Primary Pulmonary Hypertension (PPH)
The clinical course of PPH is generally one of
inexorable progression toward death. However, natural history studies vary in
reporting and in case ascertainment, and utilize different definitions of
survival duration (eg, the interval since onset of symptoms or the
interval since diagnosis), so that a consensus about the rate of progression of
the disease has been difficult to establish.
Among patients who do not undergo heart-lung
transplantation, actuarial survival at 1 year is 68 to 77 percent; 2 years, 52
to 58 percent; 3 years, 40 to 56 percent; 4 years, 30 to 43 percent; and 5
years, 22 to 38 percent. The usual mechanisms of death are right ventricular
failure (63 percent), pneumonia (7 percent), and sudden death (7 percent).
Primary Pulmonary Hypertension (PPH)
Despite the overall dismal prognosis, duration of
survival ranges up to 10 years or more. Isolated instances of survival up to 24
years have been reported, as have rare cases of apparent regression
of the disease.
A variety of indicators appear to have predictive
value for short survival.
(1) Higher Pulmonary Vascular Resistance
and Pressure: Most studies have found an inverse correlation between
the pulmonary hemodynamic abnormality and survival. Among the 194
patients in the Patient Registry for the Characterization of Primary Pulmonary
Hypertension, median survival for those with a mean pulmonary arterial pressure
less than 55 mm Hg was 48 months, compared to 12 months for those with mean
pulmonary arterial pressure of 85 mm Hg or more.
The implications may be that in these patients,
the disease is more advanced or has progressed to a more severe level relatively
rapidly (ie, by the time of correct diagnosis). The higher pressure
imposes a greater workload on the right ventricle, contributing to death from
right-sided heart failure, the most common cause of mortality.
Some studies, however, have failed to identify
degree of pulmonary hypertension as a predictor of mortality, despite finding a
correlation with pulmonary resistance.
(2) Absence of Favorable Response to
Vasodilator Therapy: The response to vasodilator therapy has long been
recognized as being predictive of survival. There are two potential components
to this predictor. First, the ability of the pulmonary vasculature to respond to
vasodilator agents may identify patients in a more vasoreactive (earlier) phase
of the disease. Thus, those who demonstrate reduced pulmonary vascular
resistance with acute administration of vasodilators tend to survive longer, and
this may be independent of subsequent treatment status. Second, in
addition to the predictive role of vasodilators, there is suggestive evidence
that treatment with vasodilators may enhance survival. Preliminary
data from a 12-week randomized survival study of PPH patients treated with
prolonged intravenous prostacyclin also support this observation.
(3) Worse Functional Classification:
Most patients with PPH are symptomatic at the time of diagnosis. Nevertheless,
symptoms are presumably a late development in this disease, resulting mainly
from end-organ (right ventricular) sequelae. Level of symptomatic deterioration
may be considered a global clinical index of hemodynamic dysfunction. Among
symptomatic patients, those exhibiting more symptomatic decompensation have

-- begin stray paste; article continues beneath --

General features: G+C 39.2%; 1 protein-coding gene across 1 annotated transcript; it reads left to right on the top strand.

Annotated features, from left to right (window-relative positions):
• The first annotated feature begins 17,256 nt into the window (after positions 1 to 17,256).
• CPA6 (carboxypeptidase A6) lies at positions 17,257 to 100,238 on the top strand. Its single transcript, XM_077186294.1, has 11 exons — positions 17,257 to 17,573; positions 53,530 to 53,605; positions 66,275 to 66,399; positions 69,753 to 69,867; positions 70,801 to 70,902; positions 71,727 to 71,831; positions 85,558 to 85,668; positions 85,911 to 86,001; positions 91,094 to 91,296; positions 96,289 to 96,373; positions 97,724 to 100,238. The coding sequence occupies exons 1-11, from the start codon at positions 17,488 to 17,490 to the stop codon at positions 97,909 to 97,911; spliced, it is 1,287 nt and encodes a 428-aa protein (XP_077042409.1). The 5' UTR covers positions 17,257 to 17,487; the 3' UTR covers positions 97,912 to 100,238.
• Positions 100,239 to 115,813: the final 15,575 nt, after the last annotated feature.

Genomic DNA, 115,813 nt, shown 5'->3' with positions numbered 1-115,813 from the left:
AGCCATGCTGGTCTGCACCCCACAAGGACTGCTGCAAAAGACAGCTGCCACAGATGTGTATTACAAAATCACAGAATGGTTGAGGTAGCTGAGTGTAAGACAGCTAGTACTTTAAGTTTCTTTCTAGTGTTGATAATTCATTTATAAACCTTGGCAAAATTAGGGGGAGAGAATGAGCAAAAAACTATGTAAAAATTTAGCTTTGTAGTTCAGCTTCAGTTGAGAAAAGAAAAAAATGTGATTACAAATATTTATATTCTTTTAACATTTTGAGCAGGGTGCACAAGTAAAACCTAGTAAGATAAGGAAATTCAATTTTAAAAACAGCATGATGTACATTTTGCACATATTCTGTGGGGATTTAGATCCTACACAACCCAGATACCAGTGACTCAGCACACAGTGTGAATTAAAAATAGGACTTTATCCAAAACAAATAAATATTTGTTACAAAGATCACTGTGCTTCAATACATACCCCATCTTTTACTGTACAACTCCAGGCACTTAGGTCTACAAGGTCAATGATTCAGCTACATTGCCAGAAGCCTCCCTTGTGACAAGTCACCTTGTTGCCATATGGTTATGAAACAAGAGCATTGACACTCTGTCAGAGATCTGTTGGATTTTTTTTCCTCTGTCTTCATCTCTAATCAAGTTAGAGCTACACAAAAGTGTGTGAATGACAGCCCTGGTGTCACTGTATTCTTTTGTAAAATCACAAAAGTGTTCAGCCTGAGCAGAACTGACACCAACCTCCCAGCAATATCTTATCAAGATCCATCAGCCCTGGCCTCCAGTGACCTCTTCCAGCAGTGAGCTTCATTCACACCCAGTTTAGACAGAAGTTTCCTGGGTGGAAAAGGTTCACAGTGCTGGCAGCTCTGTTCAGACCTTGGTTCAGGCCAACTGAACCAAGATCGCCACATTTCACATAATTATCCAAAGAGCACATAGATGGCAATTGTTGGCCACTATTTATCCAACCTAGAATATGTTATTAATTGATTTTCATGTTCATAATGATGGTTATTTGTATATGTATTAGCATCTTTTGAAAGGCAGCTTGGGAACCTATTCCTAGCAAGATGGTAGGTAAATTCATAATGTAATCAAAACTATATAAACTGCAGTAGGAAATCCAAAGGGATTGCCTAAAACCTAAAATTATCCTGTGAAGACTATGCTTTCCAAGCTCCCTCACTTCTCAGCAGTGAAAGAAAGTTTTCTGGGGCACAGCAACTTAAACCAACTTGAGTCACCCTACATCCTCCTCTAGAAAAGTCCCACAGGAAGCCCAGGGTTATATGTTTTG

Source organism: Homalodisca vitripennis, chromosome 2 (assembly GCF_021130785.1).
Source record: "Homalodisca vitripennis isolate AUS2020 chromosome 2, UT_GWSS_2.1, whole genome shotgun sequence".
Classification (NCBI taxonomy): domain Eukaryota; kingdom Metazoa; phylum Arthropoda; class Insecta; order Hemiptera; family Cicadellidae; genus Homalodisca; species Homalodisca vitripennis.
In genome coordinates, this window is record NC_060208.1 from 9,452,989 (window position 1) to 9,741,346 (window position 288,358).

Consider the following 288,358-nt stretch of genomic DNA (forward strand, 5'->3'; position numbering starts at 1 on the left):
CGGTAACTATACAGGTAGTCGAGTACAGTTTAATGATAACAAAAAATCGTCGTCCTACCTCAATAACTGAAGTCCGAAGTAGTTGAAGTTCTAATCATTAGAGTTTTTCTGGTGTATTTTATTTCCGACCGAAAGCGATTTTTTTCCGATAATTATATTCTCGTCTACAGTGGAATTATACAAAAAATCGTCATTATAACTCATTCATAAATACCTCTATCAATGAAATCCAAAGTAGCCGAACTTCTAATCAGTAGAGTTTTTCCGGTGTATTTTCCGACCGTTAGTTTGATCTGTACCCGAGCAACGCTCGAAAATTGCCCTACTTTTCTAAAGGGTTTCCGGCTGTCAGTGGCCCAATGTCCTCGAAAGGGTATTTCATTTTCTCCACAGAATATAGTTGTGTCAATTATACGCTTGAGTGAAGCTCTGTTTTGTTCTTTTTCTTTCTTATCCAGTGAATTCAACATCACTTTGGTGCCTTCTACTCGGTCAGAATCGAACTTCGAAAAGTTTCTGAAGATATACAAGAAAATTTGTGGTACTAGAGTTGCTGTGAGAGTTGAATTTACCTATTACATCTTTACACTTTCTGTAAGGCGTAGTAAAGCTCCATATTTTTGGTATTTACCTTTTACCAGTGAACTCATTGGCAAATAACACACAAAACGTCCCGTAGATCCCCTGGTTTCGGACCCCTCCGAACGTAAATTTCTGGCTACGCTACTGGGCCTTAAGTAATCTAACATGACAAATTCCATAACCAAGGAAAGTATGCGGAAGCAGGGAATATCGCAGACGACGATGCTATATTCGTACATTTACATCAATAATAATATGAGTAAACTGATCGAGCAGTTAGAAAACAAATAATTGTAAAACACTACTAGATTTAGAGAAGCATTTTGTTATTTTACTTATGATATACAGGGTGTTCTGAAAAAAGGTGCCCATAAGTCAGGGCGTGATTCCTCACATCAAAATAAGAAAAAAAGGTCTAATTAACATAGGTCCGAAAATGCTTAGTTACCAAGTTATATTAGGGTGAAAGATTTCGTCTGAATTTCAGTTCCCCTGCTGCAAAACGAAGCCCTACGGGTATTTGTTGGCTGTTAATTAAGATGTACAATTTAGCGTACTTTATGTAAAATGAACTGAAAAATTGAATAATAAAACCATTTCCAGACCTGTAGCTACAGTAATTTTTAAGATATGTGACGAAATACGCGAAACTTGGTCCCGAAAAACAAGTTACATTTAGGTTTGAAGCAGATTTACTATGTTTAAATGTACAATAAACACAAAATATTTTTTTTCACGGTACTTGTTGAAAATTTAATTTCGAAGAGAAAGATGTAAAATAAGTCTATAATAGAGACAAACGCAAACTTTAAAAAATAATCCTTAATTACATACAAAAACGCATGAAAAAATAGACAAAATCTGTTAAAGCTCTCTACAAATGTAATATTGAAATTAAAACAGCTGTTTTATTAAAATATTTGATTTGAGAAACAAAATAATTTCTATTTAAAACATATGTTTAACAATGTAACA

shorter subsequent survival.In the registry, median survival for patients in New
York Heart Association class I or II was 58.6 months; class III, 31.5 months;
and in class IV, 6 months. (See
(4) Right Atrial Pressure (RAP) Elevation:
Among measurable hemodynamic indices of right ventricular function, mean RAP
elevation is highly predictive of survival. Mean RAP greater than 20 mm Hg
corresponds to a median survival of 1 month, compared to 46 months survival for
patients with mean RAP less than 10 mm Hg.
(5) Depressed Cardiac Output:
Decreased cardiac output is associated with severity of PPH. It is caused by
both high fixed resistance to blood flow through the pulmonary vasculature and
right ventricular failure. Not unexpectedly, reduced cardiac output also
correlates with reduced survival. Cardiac index less than 2.0 L/min/m2
is associated with a median survival of 17 months; cardiac index of 4.0 L/min/m2
or more increases median survival to 43 months.
(6) Low Pulmonary Arterial (Mixed Venous)
Oxygen Desaturation: Low (less than 63 percent) 02
predicted a mean 3-year survival of 17 percent, whereas higher 02
predicted a mean survival of 55 percent at 3 years. The power of this factor
probably derived from its cumulative reflection of poor oxygenation due to
reduced capacity, arterial hypoxemia, and low cardiac output.
LEGAL OPTIONS FOR PPH PATIENTS
you or a loved one have been diagnosed with Primary Pulmonary Hypertension (PPH),
then you may have a right to file a individual legal action against the
manufacturers of the diet pills or others. Due to the nature of this serious and
devastating disease process, PPH patients are urged to contact an attorney
immediately after he or she has been informed of their Primary Pulmonary
Hypertension diagnosis. Many
important legal issues need to be addressed early after a PPH diagnosis, that
can affect the outcome of the PPH litigation. Call us for a Free Confidential
Consultation. Talk with a Board Certified Personal Injury Trial Lawyer about
your legal rights of a PPH claim against the diet drug industry and others. No
Fees or Expenses Charged unless we make a Recovery for You.
Call Us Toll Free at 1-800-883-9858
or 1-800-468-4878 or E-mail
us your questions on Free
Case Evaluation Form.